Though perfect as a role player in a green papaya salad, jerky’s true calling comes as a solo act: a hand-held snack, whether over a few beers at the bar or as a mid-afternoon repast between classes for students. “With the [hot] temperatures in Vietnam, you can use it any time,” says Binh Nguyen, owner of Present. “It’s a nice dry food that you can pack. It doesn’t go bad.”
Kim Nguyen of Phu Quy (no relation to Binh) says men — yes, it’s almost always men — will drop by her store and pick up a pound or so of jerky before wandering over to one of the watering holes buried deep within the Eden Center. It may seem an atypical treat to accompany their beer, at least to Americans accustomed to their salty snacks of peanuts, pretzels and popcorn. But Kim Nguyen equates jerky, at least the spicier ones, to Buffalo wings. It’s the heat that drives a drinker’s lust (and a bar manager’s nodding approval to let customers bring the food inside).
“It makes you drink more,” Kim says.
That, in part, is what drives my current interest in Vietnamese jerky. (Not the inducement to drown myself in suds, but as a recurring option in my own snack rotation during this, the height of the sports-watching season.) Sure, I could just drive over to Phu Quy and purchase a couple of pounds of jerky, but between the price, the fuel and the stress of navigating through Washington’s soul-crushing traffic, I’d prefer to make my own at home.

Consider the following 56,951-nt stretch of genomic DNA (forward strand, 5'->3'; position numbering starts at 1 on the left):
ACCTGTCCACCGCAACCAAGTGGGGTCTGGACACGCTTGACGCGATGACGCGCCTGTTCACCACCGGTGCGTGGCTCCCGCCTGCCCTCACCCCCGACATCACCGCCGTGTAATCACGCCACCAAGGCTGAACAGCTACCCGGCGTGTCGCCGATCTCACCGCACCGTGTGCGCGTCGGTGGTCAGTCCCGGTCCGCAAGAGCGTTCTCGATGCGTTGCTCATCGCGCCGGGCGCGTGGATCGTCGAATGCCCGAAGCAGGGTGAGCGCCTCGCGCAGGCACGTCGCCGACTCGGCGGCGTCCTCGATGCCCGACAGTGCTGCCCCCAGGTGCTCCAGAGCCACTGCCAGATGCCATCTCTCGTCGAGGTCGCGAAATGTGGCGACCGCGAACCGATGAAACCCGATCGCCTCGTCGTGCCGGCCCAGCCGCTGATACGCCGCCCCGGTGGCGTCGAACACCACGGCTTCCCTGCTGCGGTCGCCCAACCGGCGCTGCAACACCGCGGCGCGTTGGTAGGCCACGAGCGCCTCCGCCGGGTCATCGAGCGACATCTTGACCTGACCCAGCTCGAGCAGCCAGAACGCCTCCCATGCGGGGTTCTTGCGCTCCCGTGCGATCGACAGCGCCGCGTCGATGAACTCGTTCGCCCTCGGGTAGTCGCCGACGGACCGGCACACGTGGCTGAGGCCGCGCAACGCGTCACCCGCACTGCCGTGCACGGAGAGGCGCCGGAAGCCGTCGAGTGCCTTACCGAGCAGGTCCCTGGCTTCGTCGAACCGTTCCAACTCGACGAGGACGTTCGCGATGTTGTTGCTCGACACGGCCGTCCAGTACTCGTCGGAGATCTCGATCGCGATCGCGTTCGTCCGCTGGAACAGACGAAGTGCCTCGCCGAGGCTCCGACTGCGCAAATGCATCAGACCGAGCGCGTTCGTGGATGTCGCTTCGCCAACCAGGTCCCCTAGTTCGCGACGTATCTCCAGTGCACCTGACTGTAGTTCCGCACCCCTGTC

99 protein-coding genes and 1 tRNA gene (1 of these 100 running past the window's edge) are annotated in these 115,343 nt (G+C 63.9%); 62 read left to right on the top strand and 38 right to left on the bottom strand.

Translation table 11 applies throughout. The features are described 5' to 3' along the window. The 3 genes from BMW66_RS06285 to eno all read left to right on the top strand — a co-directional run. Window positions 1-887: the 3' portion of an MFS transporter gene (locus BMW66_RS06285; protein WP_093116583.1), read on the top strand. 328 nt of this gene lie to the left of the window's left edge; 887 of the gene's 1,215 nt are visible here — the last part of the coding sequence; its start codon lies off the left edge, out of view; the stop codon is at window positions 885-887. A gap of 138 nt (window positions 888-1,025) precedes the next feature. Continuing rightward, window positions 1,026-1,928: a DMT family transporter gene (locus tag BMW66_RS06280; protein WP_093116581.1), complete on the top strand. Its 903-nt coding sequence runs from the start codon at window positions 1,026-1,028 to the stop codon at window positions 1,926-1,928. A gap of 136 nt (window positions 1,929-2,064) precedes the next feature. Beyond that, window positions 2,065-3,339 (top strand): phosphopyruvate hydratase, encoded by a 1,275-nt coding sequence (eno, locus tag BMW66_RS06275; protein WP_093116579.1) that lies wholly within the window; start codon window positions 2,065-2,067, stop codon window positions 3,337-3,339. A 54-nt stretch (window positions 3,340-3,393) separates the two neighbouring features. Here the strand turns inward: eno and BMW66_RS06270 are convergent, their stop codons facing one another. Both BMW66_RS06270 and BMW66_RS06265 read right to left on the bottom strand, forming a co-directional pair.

There are certainly plenty of recipes for Asian-style jerky at your fingertips, many buried deep in the bowels of the Internet. But two new cookbooks offer more home-style recipes to test your skill at jerky-making. Canadian food writer Naomi Duguid has included one in her latest effort, “Burma: Rivers of Flavor” (Artisan), suggesting you even try your hand at air-drying the spice-rubbed meat for a few days. The one I tested was tucked into Phan’s debut cookbook, “Vietnamese Home Cooking” (Ten Speed Press).
Phan’s version of beef jerky
calls for, essentially, braising top round in a soy-water-scallions mixture before cooling the meat, slicing it and coating the thin slices in a cooking liquid comprising fish sauce, water, soy sauce, honey, garlic, roasted chili paste, Thai chili peppers and crushed red pepper flakes. Despite the heavy presence of peppers, the resulting slices are decidedly savory and umami-rich, not spicy. Nor are they dehydrated and satisfyingly chewy. They remind me more of Korean bulgogi than Vietnamese jerky. Still, they are, without question, succulent and delicious.
Am I disappointed with Phan’s interpretation? On some striving-for-authenticity level, sure, but then the chef tells me he prefers to taste the beef in his jerky, not drown the meat under heat, aromatics and sugar. He also mentions that his jerky perfectly complements his green papaya salad recipe, which comes with a “very spicy” dressing. He seems to be implying that I should not judge his chef-driven jerky in the context of those commercial strips available here in the States.
I’ll have to ponder that as I nibble on my pound of Vietnamese jerky from Phu Quy.
Charles Phan’s Beef Jerky
Grilled Dried Beef (Thit Bo Kho)
Phu Quy Deli Delight 6799 Wilson Blvd. No. 7, Falls Church. 703-536-6106.
Song Que 6769 Wilson Blvd., Falls Church. 703-536-7900.
Present 6678 Arlington Blvd., Falls Church. 703-531-1881.